On writing poetry – Shalini Dua

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By Shalini Dua

I started writing poetry during a particularly rough breakup. The more fraught the relationship got, the more my work improved; directly correlated with how raw my feelings were. I also find myself writing during particularly severe bouts of anxiety or when I encounter a piece of art that moves me.♥

While writing novels, short stories, articles and/or essays can be daunting and quite a lot of work, writing poetry can be cathartic and freeing. A poem doesn’t have to follow any rules, it just needs to have rhythm and emotion. The only thing necessary for a poem to be successful is to dig deep and tap into your feelings. Here are a few tips that I find helpful in the poetry writing process.

Feel: Write what you are feeling. Don’t worry about rhyming or syntax. Just write something and then use that as clay to sculpt your poetry. It can be as simple as putting down a few words that are rolling around in your head, getting down two lines or going on as long as the verses are flowing. The essence the reader should takeaway is the feeling you are trying to convey.

Art: When I’m feeling stuck and writers block is getting in my way, I immerse myself in the kind of art that moves me or helps me understand a feeling I couldn’t quite access by myself. Seeking out the works of artists you like and respect is a good place to begin. It doesn’t just have to be poetry; film, music, books, anything that speaks to you will work. Art should change your perspective even if just by making you feel understood.

Audience: Thanks to social media, we have a pretty strong insight into what like-minded people are thinking, feeling or experiencing.  Sometimes, spending time listening to what those around you are going through can really help in creating something that speaks to the general sentiment. For example, with the political climate globally as fraught as it is right now, I’ve been inspired to write some pieces about humanity, empathy and the state of the world. My aim is to try to tap in to my own unique perspective while connecting with other humans.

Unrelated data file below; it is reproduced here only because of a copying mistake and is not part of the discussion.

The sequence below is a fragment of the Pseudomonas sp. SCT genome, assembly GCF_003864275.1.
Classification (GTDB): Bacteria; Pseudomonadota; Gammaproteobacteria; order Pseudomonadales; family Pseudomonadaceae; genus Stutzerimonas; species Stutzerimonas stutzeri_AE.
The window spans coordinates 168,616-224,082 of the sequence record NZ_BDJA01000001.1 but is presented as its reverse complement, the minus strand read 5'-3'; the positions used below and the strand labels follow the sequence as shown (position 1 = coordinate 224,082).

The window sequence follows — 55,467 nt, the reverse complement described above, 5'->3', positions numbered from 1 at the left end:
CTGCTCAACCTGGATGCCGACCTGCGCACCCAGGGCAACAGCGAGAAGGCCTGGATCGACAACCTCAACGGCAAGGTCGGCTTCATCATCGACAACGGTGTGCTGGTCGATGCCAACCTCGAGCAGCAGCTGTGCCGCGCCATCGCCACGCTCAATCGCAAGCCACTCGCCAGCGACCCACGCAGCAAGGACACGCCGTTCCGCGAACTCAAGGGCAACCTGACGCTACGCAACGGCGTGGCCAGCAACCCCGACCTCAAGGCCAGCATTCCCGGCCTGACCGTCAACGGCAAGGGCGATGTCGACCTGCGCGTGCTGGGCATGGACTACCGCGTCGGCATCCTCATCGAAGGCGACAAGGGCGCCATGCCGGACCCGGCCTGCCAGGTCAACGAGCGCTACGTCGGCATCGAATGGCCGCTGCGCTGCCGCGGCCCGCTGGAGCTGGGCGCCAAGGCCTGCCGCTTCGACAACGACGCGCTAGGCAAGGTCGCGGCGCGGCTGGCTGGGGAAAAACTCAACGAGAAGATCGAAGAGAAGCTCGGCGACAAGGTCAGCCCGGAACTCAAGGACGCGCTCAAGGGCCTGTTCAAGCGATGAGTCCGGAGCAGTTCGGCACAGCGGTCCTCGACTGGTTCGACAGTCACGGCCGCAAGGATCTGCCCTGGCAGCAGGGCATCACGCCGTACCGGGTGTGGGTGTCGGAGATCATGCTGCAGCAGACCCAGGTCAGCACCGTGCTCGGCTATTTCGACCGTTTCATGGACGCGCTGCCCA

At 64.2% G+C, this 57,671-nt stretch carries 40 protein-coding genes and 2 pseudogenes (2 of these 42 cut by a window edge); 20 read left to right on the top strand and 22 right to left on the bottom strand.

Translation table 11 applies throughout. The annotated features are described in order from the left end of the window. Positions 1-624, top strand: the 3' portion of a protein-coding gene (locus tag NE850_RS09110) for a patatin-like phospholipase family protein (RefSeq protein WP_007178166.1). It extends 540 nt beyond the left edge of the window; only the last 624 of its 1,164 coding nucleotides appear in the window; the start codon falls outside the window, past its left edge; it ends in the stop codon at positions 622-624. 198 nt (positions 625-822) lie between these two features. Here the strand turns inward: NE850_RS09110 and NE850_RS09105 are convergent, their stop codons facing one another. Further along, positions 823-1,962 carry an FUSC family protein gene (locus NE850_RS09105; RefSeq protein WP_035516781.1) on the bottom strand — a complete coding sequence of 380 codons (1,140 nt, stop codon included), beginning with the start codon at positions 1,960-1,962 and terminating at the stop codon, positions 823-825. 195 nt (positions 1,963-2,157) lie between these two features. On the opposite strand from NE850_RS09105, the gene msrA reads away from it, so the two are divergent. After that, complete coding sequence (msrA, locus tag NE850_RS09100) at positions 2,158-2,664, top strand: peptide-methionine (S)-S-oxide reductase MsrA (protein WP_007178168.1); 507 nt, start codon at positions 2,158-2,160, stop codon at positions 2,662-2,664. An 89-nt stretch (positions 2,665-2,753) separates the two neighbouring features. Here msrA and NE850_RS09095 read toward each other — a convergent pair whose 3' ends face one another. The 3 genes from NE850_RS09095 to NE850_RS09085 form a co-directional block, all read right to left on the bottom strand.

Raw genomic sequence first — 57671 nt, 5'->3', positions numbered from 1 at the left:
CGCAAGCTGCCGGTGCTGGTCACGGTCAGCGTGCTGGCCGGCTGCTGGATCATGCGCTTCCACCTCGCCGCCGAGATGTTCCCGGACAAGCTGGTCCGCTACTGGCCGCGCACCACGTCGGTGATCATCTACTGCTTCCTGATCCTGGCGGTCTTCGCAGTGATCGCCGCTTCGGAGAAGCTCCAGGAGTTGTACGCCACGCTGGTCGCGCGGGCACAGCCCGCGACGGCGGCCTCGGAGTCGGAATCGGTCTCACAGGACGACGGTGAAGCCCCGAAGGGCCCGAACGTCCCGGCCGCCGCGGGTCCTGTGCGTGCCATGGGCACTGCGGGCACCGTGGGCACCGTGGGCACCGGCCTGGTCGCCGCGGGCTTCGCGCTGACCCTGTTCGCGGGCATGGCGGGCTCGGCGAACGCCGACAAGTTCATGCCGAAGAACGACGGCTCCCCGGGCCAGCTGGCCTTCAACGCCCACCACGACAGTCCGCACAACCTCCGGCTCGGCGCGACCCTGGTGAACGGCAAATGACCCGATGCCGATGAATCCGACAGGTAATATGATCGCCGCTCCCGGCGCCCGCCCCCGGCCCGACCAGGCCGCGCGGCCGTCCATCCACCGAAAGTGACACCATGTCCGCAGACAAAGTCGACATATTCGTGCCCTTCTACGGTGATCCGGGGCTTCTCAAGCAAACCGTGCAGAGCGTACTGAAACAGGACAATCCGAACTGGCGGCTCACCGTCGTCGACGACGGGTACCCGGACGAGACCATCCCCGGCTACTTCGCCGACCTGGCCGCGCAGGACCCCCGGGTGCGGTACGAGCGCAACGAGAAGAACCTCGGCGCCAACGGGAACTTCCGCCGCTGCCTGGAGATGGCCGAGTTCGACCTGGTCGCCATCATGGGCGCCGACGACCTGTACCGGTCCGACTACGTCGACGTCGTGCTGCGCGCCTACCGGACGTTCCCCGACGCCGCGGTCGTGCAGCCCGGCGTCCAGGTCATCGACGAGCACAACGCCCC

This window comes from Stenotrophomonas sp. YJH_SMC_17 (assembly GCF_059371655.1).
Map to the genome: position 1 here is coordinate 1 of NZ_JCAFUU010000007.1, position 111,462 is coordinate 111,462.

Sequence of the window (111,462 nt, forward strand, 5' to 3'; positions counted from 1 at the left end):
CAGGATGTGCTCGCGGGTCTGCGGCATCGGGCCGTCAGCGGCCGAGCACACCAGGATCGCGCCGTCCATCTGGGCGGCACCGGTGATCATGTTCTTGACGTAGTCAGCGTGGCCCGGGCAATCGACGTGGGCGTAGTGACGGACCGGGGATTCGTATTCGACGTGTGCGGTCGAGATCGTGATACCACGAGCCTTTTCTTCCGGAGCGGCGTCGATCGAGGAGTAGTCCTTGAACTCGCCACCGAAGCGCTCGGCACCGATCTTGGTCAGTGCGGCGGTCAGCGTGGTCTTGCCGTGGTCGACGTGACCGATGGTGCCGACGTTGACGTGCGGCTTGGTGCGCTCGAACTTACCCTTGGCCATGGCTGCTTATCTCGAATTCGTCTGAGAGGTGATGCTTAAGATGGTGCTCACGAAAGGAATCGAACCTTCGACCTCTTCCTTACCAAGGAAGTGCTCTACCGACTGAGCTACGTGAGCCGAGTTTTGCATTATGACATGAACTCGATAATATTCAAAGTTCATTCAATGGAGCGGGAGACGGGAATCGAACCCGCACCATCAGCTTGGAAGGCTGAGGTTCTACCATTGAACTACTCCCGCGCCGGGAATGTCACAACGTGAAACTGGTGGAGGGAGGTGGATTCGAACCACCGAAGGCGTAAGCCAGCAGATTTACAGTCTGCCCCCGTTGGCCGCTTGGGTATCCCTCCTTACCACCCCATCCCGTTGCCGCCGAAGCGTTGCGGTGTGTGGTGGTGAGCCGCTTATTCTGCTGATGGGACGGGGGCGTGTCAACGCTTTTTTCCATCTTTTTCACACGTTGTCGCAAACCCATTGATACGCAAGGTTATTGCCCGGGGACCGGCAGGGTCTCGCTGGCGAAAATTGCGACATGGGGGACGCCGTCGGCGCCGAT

Stop writing and start living: Ok, hear me out. When the words just aren’t coming, I find the best thing to do is take a walk or do the dishes; some mundane task that doesn’t occupy my mind but does get me up and moving around. Or, go do something really fun. If you don’t have a deadline and you’re writing just for yourself, the best way to have something to say is to live and have experiences. The best creative work comes from actually having done stuff, Brontë sisters notwithstanding.

Let it Go: If there is something troubling you, keeping you awake at night, or even speaking to you through your dreams, writing about it can help to release it into the world and cleanse you of the worry. Sometimes your writing can just be for you and can be a therapeutic release of a feeling, thought, or event you need to let go.

All writing comes from a place of truth. Here are a few pieces where I’ve put my own tips into practice.

Shalini Dua was born just outside of London and boomeranged back after growing up on the East Coast of the US. An international upbringing gave her a taste for wanderlust and the theme is heavily featured in her debut work, The Secret Lives of Royals. The novel explores a secret society with membership based on royal blood and follows Olivia Thorpland as she embarks on a life enabled by unprecedented access and power. The Secret Lives of Royals is out now.


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